3. Provide easy access to mental health professionals

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Limited social interaction and staying at home for an unprecedented period of time definitely took a toll on people’s mental health. A study by The Lancet reveals that the mix of infection fears, frustration, boredom, inadequate supplies, inadequate information, and long periods of isolation and quarantines may even result in post-traumatic stress symptoms, confusion, and anger.

While it’s a harsh burden for people to take on, it has helped mental health issues be more openly talked about at work. And, as a leader, you have to champion the destigmatization of mental health conversations in the workplace. You can start by giving your team access to mental health professionals, be they counselors or life coaches.

ZenBusiness explains that starting a life coaching business has become popular during the pandemic, together with the telemedicine industry. In fact, recent studies show that about 91% of people who have tried virtual care would prefer to receive treatment online again in the future.

In order to make their services available online, counselors, coaches, and therapists have had to register their businesses with state and local agencies and get their certifications updated.

And if you’re hiring or referring any psychiatrist or psychologist, make sure that they’re certified by the American Board of Psychiatry and Neurology, Inc.

It’s important for you to check for these registration documents and certifications to ensure that you’re putting your valuable resources in legitimate and effective professional services.

4. Cultivate compassion and empathy

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According to a study by KFF, 53% of American adults are experiencing higher levels of stress and worry because of the recent health, social, and political crises. And, ultimately, everyone could do with a little bit more kindnes

You’ll be surprised at how much stronger a team can become when they learn to trust each other with their feelings and thoughts. This fosters a more communicative environment where employees can voice their concerns, which doesn’t just benefit them, but the business, too.

  • Be a more vulnerable leader with your staff: When you’re open about feeling stressed—or even uncertain at times—what happens is that you’re allowing your employees to do the same.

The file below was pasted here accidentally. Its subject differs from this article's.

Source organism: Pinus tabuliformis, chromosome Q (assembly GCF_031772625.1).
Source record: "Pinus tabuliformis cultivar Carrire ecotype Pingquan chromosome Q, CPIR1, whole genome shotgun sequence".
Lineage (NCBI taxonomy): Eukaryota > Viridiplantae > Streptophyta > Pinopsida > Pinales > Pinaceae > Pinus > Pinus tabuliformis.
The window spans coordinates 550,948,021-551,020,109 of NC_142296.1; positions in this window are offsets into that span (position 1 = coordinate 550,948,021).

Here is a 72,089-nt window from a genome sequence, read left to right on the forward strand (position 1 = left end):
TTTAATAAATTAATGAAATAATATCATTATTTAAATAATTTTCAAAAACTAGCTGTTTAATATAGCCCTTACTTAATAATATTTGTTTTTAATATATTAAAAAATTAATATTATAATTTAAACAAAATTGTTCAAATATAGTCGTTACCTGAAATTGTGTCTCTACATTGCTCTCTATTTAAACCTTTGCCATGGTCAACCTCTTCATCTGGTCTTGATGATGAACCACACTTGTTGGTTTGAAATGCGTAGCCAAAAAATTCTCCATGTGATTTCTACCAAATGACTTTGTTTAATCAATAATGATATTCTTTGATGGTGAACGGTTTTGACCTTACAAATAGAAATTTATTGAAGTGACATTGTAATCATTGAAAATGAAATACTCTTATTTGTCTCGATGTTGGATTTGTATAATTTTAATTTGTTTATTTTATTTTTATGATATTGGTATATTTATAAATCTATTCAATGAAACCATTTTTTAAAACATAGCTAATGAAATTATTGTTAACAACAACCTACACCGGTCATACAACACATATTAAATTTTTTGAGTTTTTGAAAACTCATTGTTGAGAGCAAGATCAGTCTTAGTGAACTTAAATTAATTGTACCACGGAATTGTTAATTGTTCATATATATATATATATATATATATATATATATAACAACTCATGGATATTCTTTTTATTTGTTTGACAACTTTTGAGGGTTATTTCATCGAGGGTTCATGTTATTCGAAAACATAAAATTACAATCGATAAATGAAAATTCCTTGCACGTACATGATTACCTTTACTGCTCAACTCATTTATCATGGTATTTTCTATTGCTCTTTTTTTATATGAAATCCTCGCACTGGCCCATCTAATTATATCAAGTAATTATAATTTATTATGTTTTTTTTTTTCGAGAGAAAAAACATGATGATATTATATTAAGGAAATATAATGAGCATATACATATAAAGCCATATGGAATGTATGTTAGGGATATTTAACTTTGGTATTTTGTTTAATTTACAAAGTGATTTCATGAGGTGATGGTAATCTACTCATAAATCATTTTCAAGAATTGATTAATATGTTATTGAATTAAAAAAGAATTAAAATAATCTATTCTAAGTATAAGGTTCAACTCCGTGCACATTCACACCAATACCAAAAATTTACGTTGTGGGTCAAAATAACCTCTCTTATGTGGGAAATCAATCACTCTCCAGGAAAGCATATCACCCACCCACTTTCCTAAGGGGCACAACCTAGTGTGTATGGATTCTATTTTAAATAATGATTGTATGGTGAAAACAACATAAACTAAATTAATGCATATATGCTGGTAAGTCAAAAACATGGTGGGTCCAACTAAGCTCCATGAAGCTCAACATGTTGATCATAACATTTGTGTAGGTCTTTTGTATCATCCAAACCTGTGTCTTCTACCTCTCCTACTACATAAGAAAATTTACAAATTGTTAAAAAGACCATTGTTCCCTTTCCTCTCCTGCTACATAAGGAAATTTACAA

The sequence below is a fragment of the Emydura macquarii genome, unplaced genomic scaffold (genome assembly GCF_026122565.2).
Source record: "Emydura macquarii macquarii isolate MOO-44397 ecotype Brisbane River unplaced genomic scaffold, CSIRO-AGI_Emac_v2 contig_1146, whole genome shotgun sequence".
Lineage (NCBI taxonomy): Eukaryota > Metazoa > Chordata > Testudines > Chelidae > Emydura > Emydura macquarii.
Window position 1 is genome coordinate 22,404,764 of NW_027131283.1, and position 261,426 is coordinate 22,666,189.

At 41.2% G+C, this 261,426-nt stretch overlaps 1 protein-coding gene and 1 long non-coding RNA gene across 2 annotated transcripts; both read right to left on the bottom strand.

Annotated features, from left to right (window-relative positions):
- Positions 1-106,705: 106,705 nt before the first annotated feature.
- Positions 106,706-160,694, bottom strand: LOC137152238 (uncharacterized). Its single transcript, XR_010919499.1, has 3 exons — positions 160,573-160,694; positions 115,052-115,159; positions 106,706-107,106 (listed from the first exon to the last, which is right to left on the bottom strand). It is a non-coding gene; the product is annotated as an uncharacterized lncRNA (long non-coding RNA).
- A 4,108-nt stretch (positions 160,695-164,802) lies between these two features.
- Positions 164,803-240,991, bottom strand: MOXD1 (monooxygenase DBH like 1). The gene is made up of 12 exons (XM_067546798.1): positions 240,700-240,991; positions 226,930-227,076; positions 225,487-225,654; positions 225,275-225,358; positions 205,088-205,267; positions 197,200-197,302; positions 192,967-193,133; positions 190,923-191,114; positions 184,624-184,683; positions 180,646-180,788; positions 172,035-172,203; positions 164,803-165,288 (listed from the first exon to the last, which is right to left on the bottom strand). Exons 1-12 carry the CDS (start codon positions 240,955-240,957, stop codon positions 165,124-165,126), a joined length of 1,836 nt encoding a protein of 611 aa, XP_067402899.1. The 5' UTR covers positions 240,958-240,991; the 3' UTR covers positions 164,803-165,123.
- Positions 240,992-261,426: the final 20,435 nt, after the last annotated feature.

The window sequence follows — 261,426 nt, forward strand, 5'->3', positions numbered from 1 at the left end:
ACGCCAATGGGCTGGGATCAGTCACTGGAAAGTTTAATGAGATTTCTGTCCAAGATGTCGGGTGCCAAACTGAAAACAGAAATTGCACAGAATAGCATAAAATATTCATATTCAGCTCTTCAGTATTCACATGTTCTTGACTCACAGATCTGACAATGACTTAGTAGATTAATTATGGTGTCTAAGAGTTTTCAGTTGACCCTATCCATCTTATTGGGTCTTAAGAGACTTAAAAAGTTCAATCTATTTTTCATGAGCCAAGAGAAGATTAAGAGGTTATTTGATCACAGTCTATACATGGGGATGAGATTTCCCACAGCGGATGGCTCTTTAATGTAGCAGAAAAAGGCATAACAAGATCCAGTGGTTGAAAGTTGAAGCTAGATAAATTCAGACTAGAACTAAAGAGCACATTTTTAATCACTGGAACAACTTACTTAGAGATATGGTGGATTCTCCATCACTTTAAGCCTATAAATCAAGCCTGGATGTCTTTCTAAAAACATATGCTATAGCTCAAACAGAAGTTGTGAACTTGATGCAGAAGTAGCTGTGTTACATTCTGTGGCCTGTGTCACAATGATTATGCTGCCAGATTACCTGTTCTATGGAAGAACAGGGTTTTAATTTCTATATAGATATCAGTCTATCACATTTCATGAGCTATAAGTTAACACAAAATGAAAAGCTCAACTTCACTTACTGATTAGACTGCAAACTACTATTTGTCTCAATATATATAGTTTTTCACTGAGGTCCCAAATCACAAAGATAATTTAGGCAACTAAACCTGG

• Invest in self-improvement training: Now may be the best time to bring in a professional to facilitate training that gives your employees a better and stronger sense of self. You can start by looking into our Emotional Intelligence Training session which develops self-awareness and social perception, and our Self-Discovery with Myers-Briggs Training to help you create a working environment that’s better suited to your team.
  • Allow moments for virtual social interactions: Remind your employees that it’s okay to still have a good time even when times are rough and precarious. It could be something as simple as watching a movie together or challenging each other in a few rounds of Code Break.

Employee mental health needs to be a priority for organizations under the best of circumstances. And in the midst of a global pandemic, this is makes it all the more important.

By focusing on taking the steps to support the mental wellbeing of your staff, you’ll find yourself with a team full of happier, more motivated, and more productive employees.


Learn More About How Group Training Programs and Coaching Solutions Can Help Support Mental Health at Work.

For more information about how you can invest in your team’s mental wellbeing with group training programs or coaching solutions, reach out to our Employee Engagement Consultants.


Author Bio:

Samantha Peters — Organizational Consultant

Samantha Peters is a Chicago-based organizational consultant and blogger with an interest in using the digital world to improve company culture. Her new lockdown hobby is tending to her small garden, and she can always be found sipping on some green tea.